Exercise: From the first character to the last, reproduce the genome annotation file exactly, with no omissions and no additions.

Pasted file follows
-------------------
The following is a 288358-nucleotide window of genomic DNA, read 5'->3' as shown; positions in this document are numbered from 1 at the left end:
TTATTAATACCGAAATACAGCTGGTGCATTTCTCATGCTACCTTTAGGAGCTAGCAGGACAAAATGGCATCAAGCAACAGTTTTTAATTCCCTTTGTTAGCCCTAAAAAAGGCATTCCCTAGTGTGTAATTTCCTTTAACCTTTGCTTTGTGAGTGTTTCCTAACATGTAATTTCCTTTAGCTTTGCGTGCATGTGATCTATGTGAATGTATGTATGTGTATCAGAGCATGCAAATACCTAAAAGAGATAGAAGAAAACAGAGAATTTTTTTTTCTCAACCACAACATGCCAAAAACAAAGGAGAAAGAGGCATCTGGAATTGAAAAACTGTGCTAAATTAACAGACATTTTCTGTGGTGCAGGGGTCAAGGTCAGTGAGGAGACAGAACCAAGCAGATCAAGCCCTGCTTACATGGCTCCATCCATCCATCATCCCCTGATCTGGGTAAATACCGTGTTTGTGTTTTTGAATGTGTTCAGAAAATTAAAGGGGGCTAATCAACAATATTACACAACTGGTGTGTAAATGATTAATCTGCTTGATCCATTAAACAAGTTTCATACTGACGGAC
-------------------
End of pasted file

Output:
The following is a 288358-nucleotide window of genomic DNA, read 5'->3' as shown; positions in this document are numbered from 1 at the left end:
TTATTAATACCGAAATACAGCTGGTGCATTTCTCATGCTACCTTTAGGAGCTAGCAGGACAAAATGGCATCAAGCAACAGTTTTTAATTCCCTTTGTTAGCCCTAAAAAAGGCATTCCCTAGTGTGTAATTTCCTTTAACCTTTGCTTTGTGAGTGTTTCCTAACATGTAATTTCCTTTAGCTTTGCGTGCATGTGATCTATGTGAATGTATGTATGTGTATCAGAGCATGCAAATACCTAAAAGAGATAGAAGAAAACAGAGAATTTTTTTTTCTCAACCACAACATGCCAAAAACAAAGGAGAAAGAGGCATCTGGAATTGAAAAACTGTGCTAAATTAACAGACATTTTCTGTGGTGCAGGGGTCAAGGTCAGTGAGGAGACAGAACCAAGCAGATCAAGCCCTGCTTACATGGCTCCATCCATCCATCATCCCCTGATCTGGGTAAATACCGTGTTTGTGTTTTTGAATGTGTTCAGAAAATTAAAGGGGGCTAATCAACAATATTACACAACTGGTGTGTAAATGATTAATCTGCTTGATCCATTAAACAAGTTTCATACTGACGGAC